A head-and-shoulders picture of Robin Kinney.

Interim Commissioner of Education Robin Fields Kinney

The first full week of May means Teacher Appreciation Week; a week dedicated to honoring our educators and the major role they play in the lives of our children. National Teacher Day on May 7 is an opportunity for us to lift teachers up and commend them for the hard work and sacrifices they make to ensure the next generation is well-educated.

In my role as commissioner, I rely on the expertise of a wide swath of educators at the Kentucky Department of Education. Many of them are guiding our discussions internally as we examine every facet of education and work toward improving outcomes for our students. Their insight and experience in the classroom are invaluable as we continue our United We Learn mission, which includes creating a more vibrant experience for every student and encouraging innovation in our schools.

One of the most exciting things I’ve gotten to do as interim commissioner of education has been speaking with educators who are out in our schools, doing the work of preparing the youngest members of their community for the future. The amazing thing about Kentucky is we have such a diverse range of perspectives and challenges based on geography, and hearing from teachers in each area paints a unique picture of what they need to succeed in the classroom.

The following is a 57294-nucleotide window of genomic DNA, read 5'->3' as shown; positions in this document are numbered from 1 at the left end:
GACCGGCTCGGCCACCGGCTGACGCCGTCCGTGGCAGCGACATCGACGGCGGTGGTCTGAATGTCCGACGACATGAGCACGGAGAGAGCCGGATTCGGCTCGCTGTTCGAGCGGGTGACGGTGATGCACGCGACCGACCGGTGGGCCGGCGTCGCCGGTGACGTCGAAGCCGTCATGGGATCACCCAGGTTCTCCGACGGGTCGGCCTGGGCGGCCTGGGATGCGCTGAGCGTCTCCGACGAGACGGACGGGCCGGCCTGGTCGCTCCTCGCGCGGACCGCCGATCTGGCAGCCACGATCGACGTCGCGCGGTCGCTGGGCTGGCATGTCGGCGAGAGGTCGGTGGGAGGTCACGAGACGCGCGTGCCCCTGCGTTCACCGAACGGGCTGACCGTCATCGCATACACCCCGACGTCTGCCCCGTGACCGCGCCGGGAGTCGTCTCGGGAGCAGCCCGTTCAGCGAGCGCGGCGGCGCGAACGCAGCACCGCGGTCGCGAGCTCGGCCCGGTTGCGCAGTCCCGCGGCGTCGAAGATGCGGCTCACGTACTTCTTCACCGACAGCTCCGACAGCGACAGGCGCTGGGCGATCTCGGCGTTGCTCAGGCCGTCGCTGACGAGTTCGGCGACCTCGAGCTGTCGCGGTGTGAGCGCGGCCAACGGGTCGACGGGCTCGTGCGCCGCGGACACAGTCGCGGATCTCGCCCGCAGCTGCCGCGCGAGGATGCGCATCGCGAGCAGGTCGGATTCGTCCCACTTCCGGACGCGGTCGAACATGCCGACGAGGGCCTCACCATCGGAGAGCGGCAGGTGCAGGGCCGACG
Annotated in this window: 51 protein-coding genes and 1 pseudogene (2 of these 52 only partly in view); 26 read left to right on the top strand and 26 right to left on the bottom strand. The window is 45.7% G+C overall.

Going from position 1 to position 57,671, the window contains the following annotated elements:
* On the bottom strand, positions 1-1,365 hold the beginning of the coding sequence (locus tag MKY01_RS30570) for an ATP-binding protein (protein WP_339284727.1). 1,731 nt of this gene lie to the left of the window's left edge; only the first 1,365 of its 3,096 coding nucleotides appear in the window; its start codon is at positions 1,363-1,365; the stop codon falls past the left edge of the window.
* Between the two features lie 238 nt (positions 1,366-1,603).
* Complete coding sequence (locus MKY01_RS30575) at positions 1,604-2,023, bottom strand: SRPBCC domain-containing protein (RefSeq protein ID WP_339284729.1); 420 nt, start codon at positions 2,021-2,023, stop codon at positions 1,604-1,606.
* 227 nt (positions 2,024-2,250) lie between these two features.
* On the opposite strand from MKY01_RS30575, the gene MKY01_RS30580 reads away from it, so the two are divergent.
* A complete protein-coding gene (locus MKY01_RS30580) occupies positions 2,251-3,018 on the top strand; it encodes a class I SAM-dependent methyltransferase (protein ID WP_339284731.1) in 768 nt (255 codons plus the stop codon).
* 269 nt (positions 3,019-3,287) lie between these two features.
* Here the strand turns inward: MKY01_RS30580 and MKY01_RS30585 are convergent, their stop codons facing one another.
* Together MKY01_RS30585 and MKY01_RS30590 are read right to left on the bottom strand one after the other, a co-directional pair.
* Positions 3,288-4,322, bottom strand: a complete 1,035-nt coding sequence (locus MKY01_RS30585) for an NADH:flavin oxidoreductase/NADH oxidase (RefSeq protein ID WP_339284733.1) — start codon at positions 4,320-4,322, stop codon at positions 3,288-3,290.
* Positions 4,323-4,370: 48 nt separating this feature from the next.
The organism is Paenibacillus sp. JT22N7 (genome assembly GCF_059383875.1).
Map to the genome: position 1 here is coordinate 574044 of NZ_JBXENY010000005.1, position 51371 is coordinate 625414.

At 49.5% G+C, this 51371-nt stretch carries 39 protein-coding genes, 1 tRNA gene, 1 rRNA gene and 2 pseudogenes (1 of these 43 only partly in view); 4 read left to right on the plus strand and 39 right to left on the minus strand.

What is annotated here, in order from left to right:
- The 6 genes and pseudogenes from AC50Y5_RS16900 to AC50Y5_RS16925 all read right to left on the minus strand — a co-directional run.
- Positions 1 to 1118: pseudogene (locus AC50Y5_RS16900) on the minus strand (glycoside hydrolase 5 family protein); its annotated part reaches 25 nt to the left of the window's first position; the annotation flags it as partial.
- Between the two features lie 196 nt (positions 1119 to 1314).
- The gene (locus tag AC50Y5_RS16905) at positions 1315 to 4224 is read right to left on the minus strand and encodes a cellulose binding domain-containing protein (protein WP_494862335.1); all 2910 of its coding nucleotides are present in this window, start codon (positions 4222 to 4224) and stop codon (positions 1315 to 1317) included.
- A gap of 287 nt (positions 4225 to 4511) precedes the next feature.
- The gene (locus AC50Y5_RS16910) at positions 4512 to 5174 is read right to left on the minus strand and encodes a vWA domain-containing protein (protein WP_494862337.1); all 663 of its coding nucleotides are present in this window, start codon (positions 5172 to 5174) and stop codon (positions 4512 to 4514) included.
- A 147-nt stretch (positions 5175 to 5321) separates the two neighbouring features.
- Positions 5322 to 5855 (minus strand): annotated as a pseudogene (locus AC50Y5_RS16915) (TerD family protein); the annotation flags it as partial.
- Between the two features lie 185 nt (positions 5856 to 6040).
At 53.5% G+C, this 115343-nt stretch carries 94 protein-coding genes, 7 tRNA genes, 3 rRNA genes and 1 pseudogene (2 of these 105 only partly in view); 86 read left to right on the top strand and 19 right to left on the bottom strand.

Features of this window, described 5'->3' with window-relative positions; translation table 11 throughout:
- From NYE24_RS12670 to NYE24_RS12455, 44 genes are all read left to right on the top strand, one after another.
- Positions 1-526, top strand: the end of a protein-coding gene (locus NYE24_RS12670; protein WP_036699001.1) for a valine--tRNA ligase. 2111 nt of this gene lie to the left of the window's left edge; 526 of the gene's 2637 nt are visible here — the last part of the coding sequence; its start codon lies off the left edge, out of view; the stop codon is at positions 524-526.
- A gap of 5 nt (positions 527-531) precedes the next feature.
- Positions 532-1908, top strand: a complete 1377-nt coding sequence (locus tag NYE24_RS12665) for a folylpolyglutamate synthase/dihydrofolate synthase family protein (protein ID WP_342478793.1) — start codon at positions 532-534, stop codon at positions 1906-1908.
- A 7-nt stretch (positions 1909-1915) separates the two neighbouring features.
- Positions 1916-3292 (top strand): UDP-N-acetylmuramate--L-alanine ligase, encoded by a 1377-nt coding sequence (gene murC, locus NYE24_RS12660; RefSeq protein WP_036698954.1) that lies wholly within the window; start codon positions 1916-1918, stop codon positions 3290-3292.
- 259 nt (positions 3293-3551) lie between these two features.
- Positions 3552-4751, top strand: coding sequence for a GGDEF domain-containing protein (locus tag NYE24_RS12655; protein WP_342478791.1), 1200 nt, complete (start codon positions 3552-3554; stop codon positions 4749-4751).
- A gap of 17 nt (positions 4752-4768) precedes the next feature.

Teacher appreciation means listening to their needs and doing what you can to help, regardless of what role in the community you may have. We’re responsible at the department for the entire Commonwealth, so getting the perspectives of everyone in our school districts, area technology centers and our state schools is vital.

On school visits the past several months, it has been a pleasure to visit a variety of classroom and talk to educators about their unique experiences. Whether it be a career and technical education teacher at the Kentucky School for the Blind, an agriculture teacher in Menifee County or an elementary school teacher in Bowling Green Independent, each perspective helps and gives us an insight on how we can truly appreciate the work they do.

While our work is statewide, many of these teachers are your neighbors. They share the same investment in the community and have the same goals, and this means the opportunities to show appreciation are valuable. Parents helping teachers with classroom resources or even just stories about the positive role educators have had in their lives mean the world to the educators in your community. It adds a personal touch on the role they have that can make a significant difference.

As we work on complex problems like the current teacher shortage many districts face, these shows of appreciation are vital. Burnout amongst teachers is a very real problem. While we work on resources for them at the statewide level to bolster recruitment and retention efforts – efforts that are also ongoing at the district level – reminding teachers how thankful we are for their work can make a difference, not just during the first week of May, but throughout the entire year.

As we progress toward the end of the year, I urge you to consider teachers that have had a positive impact in your life and let them know how much they meant to you. While the hard work continues to make sure they have all the resources they need in the classroom, personal stories about the impact they’ve had reinforce what being a teacher is all about.